Kordia upgrades North Island backhaul networks

Kordia says it has completed a major upgrade to its North Island fibre backhaul network that will greatly increase its capacity

Kordia says it has completed a major upgrade to its North Island fibre backhaul network that will greatly increase its capacity. ”The multimillion dollar investment in Ciena Networks’ DWDM [dense wave division multiplexing] optical solutions takes Kordia’s core infrastructure to a potential capacity of 9.6 terabits per second,” the company said.

Kordia said the upgrade would provide, initially, an additional 100Gbps of dedicated capacity between service nodes in Auckland, Hamilton, Tauranga, Napier, Palmerston North and Wellington, and 100Gbps per second links would be added to other towns as required.

In December 2015, Kordia announced a multimillion dollar investment in DWDM and ethernet technology to be supplied by Ciena for “a 9.6Tbps capable packet optical network optimised for delivery of 10 and 100Gbps service connections with very low latency between major UFB points of interconnect, data centres and larger customer sites in the North Island.”

It also said at that time that “aggressive optical network rollout” had enabled it to meet “a 1 December go-live date with the first major interconnection nodes within Auckland and between Hamilton, Palmerston North and Wellington ready to take on customer traffic,” and that additional connectivity and interconnection nodes between Auckland, Tauranga, Napier and Wellington were expected to be available in early 2016.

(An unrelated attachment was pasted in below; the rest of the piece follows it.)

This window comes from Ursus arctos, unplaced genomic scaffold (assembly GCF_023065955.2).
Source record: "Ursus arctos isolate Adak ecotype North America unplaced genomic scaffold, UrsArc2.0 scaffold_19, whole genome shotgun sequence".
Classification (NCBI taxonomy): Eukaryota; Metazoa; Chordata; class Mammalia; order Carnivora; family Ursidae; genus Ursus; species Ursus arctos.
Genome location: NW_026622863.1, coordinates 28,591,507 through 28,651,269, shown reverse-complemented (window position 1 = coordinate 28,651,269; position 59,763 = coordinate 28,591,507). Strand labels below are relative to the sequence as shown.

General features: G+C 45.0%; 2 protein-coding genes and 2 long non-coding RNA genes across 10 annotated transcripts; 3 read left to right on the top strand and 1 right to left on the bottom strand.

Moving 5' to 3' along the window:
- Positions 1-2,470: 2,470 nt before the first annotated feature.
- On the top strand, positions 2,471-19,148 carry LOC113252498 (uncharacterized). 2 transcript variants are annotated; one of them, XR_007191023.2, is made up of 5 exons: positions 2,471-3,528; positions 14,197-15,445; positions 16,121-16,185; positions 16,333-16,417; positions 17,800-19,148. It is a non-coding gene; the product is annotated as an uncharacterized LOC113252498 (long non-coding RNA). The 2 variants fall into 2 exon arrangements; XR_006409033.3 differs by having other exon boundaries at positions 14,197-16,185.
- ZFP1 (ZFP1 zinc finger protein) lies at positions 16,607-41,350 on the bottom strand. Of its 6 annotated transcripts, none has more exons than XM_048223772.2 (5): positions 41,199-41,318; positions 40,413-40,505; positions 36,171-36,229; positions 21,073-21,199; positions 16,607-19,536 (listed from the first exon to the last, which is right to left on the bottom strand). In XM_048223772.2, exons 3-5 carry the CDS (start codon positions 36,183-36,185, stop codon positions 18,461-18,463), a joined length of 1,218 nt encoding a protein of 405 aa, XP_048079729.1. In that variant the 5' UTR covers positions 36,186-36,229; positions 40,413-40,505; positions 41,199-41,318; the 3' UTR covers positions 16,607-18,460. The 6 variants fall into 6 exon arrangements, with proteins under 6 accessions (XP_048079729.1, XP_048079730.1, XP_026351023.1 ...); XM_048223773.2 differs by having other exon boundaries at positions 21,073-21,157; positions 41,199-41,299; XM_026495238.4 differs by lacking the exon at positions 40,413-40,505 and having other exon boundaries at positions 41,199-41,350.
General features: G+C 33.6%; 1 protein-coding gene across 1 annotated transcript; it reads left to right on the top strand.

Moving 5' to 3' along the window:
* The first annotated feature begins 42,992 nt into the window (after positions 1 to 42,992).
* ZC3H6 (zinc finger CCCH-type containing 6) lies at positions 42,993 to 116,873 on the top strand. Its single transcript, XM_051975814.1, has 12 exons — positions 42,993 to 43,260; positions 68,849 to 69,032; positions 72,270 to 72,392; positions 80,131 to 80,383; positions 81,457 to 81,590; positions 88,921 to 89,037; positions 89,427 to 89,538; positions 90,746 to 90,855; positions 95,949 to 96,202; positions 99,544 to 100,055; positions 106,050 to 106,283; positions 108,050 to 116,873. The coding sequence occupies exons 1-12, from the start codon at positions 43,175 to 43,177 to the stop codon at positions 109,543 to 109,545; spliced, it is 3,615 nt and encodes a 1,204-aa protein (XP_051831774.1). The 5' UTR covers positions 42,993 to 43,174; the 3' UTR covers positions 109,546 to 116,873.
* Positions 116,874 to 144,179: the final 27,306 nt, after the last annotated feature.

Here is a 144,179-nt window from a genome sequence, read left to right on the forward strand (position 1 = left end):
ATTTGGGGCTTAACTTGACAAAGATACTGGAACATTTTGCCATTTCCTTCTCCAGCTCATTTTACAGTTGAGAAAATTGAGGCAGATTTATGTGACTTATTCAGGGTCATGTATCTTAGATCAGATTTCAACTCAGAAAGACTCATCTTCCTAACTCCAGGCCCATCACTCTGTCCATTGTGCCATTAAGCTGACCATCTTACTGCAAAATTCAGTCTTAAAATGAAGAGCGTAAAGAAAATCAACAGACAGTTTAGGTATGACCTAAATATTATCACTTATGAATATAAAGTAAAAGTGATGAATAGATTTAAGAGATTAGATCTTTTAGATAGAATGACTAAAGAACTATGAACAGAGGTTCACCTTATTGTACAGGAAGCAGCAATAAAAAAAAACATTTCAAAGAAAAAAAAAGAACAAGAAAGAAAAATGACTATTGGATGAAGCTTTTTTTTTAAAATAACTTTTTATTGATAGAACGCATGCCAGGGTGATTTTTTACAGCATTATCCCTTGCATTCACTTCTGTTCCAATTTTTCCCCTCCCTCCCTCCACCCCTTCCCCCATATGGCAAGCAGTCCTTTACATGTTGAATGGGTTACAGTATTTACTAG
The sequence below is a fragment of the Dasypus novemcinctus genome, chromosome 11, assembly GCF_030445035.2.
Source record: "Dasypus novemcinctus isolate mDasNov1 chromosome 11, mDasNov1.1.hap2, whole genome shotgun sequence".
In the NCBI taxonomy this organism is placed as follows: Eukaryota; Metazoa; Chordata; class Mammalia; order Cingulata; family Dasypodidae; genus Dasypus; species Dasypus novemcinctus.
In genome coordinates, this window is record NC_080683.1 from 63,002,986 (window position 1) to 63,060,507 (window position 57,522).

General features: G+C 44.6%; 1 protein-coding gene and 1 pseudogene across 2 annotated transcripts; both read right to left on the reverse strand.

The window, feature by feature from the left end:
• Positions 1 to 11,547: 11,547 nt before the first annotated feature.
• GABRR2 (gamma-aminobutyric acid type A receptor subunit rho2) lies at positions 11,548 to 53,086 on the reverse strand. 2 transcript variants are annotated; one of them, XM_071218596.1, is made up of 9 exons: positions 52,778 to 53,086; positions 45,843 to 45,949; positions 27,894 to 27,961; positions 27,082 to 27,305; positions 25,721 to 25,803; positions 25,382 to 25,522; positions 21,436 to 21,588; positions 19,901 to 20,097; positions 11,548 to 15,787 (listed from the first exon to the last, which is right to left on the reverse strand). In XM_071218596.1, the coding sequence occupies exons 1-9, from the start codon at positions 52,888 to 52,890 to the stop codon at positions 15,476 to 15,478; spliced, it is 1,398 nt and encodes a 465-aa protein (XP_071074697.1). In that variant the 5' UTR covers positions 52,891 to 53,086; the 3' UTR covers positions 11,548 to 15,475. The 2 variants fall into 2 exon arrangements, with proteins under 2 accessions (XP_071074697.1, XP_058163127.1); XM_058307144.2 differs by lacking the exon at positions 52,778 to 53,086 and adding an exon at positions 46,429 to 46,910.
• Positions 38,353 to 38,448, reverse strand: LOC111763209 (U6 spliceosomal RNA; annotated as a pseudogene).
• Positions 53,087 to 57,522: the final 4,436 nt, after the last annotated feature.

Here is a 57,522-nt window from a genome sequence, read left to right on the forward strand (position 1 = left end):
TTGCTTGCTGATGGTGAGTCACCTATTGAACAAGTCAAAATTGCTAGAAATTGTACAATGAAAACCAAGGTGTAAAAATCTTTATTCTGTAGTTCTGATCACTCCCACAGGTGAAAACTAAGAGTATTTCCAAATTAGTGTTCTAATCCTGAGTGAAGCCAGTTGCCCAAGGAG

Announcing the latest upgrade, Kordia’s chief technology officer, Aaron Olphert, said Ciena had been chosen to supply the optical technology for the upgrade in part because of its software-defined network capabilities which, while not employed at present, would provide further future-proofing of Kordia’s core network.

He said it represented completion of a project for which the business case had been established some years back in anticipation of a coming bandwidth tsunami driven by the ultrafast broadband rollout. “That tsunami is breaking now and Kordia has more than enough capacity to meet customer demand in the foreseeable future,” he said.

He said progress in the UFB rollout in the North Island was producing a massive uptake in bandwidth from Kordia’s wholesale customers, several of which had signed up for 10Gbps services on the upgraded network.

"Ten gigabit today is becoming the norm; in another 24 months, we’re expecting 100 gigabit connections to become standard and it will keep scaling from there, particularly as more local fibre companies start rolling out 1 gigabit connections to residential users,” Olphert said.

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